Ohio native Matt Vermilyea developed a strong competitive fire at an early age.
But for the longest time, that fire burned brightest as he circled a dirt track at high speeds on the back of a motorcycle.
“I had a real passion for racing motocross,” Vermilyea said. “I pursued that for quite a few years. Eventually, I had one bad accident that tore up my right knee, and I couldn’t kick start the motorcycle anymore. So I knew it was time for a change.”
That’s when he started fishing tournaments — and the same competitive fire that helped him burn up the motocross circuit has now helped him qualify for the 2016 Bassmaster Elite Series.
After finishing fourth in the points for the Bass Pro Shops Bassmaster Northern Opens last year, Vermilyea joins this year’s Elite Series as a 46-year-old rookie.
“When I sold my motorcycles, I bought a little aluminum boat, and my father-in-law and I started fishing all over northwest Ohio and southeast Michigan,” Vermilyea said. “On one of our trips, we met some guys from a small club who had just finished a tournament.
“They invited us to fish their next tournament, and that was it for me. I loved it.”
Vermilyea said the club is so small it doesn’t even have an official name. It usually draws 10 to 15 boats per tournament, and the team that finishes last always chooses the next venue.
It was hardly a big-money venture for him. But he says by the second year he fished with the club, his stated goal was to make it to the sport’s highest level.
The route he chose to qualify for the Elite Series was the Northern Opens — and he established himself quickly as a true contender with a 10th-place finish in the season’s first event on the James River in Virginia. He followed that with a 24th-place showing on New York’s Oneida Lake and then cemented his Elite Series invitation with a 45th-place finish on Lake Erie in his home state of Ohio.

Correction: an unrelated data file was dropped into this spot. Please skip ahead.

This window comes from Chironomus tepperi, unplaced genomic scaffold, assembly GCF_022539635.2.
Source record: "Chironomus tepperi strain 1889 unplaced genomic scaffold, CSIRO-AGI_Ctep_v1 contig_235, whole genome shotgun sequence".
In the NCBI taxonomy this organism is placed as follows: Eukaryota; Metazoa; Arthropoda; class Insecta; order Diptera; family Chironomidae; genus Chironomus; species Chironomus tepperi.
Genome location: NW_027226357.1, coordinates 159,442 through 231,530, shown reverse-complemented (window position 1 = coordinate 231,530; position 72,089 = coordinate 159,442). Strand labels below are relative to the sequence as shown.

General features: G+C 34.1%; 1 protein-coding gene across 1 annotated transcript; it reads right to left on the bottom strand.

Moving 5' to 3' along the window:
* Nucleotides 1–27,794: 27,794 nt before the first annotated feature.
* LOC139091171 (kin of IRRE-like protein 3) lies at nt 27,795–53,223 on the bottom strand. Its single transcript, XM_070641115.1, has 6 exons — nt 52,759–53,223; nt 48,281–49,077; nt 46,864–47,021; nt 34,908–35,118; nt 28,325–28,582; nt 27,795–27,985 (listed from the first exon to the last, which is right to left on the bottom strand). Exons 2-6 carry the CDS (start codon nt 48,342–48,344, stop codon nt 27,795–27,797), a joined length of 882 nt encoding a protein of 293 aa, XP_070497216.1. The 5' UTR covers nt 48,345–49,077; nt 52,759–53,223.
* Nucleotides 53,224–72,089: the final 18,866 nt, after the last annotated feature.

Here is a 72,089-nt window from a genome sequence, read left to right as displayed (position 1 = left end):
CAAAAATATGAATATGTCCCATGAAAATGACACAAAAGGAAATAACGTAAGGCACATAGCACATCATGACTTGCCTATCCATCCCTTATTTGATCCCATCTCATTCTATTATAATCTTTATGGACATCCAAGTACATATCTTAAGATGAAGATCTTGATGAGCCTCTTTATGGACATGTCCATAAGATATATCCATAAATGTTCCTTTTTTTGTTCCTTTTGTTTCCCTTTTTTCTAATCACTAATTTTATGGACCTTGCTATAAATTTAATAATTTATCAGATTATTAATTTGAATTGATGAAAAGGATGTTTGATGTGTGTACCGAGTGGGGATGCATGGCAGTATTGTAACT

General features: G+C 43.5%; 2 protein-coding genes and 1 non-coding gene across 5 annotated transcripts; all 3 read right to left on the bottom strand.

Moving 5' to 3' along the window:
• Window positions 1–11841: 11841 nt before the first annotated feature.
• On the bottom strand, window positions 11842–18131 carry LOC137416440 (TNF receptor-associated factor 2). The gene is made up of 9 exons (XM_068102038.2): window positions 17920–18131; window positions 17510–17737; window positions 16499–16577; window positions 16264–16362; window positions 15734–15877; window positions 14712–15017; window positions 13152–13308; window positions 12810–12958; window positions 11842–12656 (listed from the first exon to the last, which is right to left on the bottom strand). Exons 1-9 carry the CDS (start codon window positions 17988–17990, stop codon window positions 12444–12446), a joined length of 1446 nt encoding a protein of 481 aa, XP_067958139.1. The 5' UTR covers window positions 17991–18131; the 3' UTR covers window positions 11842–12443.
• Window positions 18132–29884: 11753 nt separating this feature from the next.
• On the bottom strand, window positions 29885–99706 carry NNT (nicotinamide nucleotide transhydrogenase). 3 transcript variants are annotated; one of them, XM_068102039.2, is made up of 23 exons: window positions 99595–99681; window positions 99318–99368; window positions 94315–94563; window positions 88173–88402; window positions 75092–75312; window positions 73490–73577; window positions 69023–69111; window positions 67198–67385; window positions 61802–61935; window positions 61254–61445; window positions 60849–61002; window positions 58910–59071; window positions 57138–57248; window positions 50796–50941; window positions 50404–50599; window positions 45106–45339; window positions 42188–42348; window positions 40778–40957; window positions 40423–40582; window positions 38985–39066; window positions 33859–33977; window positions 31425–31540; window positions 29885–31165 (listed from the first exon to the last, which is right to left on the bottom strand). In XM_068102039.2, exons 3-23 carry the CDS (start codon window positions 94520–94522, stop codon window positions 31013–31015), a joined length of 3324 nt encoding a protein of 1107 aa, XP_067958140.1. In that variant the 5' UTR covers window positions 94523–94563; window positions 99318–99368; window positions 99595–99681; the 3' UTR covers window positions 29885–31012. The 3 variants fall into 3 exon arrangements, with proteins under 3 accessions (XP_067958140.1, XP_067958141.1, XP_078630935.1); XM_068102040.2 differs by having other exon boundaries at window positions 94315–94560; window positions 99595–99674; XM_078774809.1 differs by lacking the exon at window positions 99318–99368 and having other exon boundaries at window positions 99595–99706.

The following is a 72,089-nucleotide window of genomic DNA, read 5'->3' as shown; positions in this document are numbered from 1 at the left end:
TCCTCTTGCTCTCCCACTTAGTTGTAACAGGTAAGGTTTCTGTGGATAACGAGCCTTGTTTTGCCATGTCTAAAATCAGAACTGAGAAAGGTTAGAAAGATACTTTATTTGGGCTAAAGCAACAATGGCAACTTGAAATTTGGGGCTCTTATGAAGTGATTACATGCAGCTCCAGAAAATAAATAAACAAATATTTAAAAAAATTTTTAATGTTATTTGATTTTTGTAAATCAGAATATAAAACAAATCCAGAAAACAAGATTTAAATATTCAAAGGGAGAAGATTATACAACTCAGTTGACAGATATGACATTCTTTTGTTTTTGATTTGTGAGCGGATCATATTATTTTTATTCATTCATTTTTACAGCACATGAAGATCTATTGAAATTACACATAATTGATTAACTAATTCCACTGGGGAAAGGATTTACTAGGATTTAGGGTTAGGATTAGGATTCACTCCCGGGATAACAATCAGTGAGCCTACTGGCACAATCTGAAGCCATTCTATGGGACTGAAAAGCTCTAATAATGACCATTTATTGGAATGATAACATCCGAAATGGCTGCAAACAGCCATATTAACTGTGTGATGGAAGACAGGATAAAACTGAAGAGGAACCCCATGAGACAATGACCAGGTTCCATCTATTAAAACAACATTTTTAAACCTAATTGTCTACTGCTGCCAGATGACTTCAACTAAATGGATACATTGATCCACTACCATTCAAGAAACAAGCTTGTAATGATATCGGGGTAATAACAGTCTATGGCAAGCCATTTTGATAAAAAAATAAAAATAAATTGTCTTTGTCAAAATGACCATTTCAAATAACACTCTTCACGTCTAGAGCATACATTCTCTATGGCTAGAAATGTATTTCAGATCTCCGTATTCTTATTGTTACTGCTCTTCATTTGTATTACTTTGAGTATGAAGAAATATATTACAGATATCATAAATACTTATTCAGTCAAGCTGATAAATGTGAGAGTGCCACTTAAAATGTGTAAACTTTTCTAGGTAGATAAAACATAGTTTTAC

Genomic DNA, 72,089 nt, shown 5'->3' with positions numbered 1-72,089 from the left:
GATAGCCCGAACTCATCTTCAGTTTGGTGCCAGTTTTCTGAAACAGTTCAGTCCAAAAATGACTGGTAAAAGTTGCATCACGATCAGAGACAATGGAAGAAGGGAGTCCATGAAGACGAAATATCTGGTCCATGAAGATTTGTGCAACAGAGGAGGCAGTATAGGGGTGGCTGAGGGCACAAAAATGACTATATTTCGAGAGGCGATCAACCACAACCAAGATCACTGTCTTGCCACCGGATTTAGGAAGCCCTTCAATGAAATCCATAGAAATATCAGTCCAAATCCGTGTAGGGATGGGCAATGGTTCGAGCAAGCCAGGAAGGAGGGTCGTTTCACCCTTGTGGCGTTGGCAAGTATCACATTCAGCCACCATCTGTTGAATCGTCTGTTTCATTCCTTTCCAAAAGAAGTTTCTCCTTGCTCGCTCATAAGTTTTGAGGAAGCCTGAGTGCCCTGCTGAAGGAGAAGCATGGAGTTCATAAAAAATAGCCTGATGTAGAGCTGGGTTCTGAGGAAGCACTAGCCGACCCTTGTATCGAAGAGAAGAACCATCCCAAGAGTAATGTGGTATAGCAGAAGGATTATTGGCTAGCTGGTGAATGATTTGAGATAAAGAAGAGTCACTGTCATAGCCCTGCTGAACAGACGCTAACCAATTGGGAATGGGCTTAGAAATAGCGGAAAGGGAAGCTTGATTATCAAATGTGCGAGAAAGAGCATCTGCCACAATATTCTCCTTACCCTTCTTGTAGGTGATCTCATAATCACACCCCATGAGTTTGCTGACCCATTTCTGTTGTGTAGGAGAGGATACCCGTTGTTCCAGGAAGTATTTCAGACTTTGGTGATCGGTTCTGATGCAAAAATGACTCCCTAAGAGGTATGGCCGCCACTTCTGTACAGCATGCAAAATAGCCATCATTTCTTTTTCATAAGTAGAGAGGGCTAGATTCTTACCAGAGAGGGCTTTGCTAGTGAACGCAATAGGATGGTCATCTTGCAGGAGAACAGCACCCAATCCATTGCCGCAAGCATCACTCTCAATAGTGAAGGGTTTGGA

His years of success — from those local tournaments back home all the way to the Opens — make him believe he can compete with the best anglers in the world.
“It has not soaked in 100 percent because I’ve been in business mode of trying to get things in order so that I can compete productively,” said Vermilyea, who left his job of 15 years as an auto mechanic to pursue a full-time career in fishing.
“The financial side of this business is tough, and I knew it would be before I got into it. But with the right financial backing, I believe I can compete with anyone.”
Vermilyea’s website already sports a long list of sponsors, including Power-Pole, Bluewater LED and Lew’s. But he’s looking for more to help combat the financial hardships that come with being an Elite Series rookie.
“I’m deeply passionate about bass fishing, but it’s a difficult situation for a rookie,” Vermilyea said. “The most important part of establishing a pro fishing career is surviving that first year. I believe I can make a career out of this with the right support.”
Vermilyea considers himself a finesse fisherman. He quickly responds “drop shotting” when asked about his favorite technique, and he lists ZMan Streakz, Zoom Flukes and Roboworms as his favorite lures.
“I’ve never been huge into crankbaits and power fishing,” Vermilyea said. “I’m definitely more of a finesse guy. I like to go low and slow.”
At the same time, he understands the need for versatility on a tour that crisscrosses the country for seven months.
“When I feel like I need to drop the finesse tactics, I have no problem doing that if that’s what it’s going to take,” Vermilyea said. “If the bites are coming kind of quick or a little more aggressive, it tells me a change might be needed. You can’t be stubborn in this business.”
Though he said he doesn’t pattern his fishing style after any particular angler, he looks up to guys like Aaron Martens, Michael Iaconelli and Kevin VanDam — mostly for the way they conduct themselves in the competitive environment.
Vermilyea is both nervous and excited about competing against the greats of the sport.
“I’m the type of person who believes things happen for a reason,” Vermilyea said. “I’m not going to overthink things and say I need to have a certain finish in the first two or three tournaments. I don’t want to put that kind of pressure on myself.
“I’m 46 years old, and I know this opportunity is only going to come along once. I just want to make the most of it.”